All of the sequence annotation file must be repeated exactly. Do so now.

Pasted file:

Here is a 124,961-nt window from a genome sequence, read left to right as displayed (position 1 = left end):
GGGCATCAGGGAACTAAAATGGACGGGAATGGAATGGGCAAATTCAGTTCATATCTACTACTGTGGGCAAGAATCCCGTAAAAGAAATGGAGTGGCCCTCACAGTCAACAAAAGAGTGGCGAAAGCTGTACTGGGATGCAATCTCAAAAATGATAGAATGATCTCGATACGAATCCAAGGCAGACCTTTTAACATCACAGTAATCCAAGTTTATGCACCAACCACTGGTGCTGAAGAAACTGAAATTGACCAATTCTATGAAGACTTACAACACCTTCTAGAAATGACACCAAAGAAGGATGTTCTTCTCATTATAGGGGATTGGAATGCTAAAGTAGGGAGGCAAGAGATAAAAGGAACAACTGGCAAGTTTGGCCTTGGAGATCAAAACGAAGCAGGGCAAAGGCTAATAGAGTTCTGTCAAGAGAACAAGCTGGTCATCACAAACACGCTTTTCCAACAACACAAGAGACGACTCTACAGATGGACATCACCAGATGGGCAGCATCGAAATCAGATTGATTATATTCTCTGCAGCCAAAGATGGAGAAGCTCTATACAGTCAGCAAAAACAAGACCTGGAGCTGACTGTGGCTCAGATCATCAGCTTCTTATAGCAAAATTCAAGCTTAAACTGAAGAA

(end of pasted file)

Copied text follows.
Here is a 124,961-nt window from a genome sequence, read left to right as displayed (position 1 = left end):
GGGCATCAGGGAACTAAAATGGACGGGAATGGAATGGGCAAATTCAGTTCATATCTACTACTGTGGGCAAGAATCCCGTAAAAGAAATGGAGTGGCCCTCACAGTCAACAAAAGAGTGGCGAAAGCTGTACTGGGATGCAATCTCAAAAATGATAGAATGATCTCGATACGAATCCAAGGCAGACCTTTTAACATCACAGTAATCCAAGTTTATGCACCAACCACTGGTGCTGAAGAAACTGAAATTGACCAATTCTATGAAGACTTACAACACCTTCTAGAAATGACACCAAAGAAGGATGTTCTTCTCATTATAGGGGATTGGAATGCTAAAGTAGGGAGGCAAGAGATAAAAGGAACAACTGGCAAGTTTGGCCTTGGAGATCAAAACGAAGCAGGGCAAAGGCTAATAGAGTTCTGTCAAGAGAACAAGCTGGTCATCACAAACACGCTTTTCCAACAACACAAGAGACGACTCTACAGATGGACATCACCAGATGGGCAGCATCGAAATCAGATTGATTATATTCTCTGCAGCCAAAGATGGAGAAGCTCTATACAGTCAGCAAAAACAAGACCTGGAGCTGACTGTGGCTCAGATCATCAGCTTCTTATAGCAAAATTCAAGCTTAAACTGAAGAA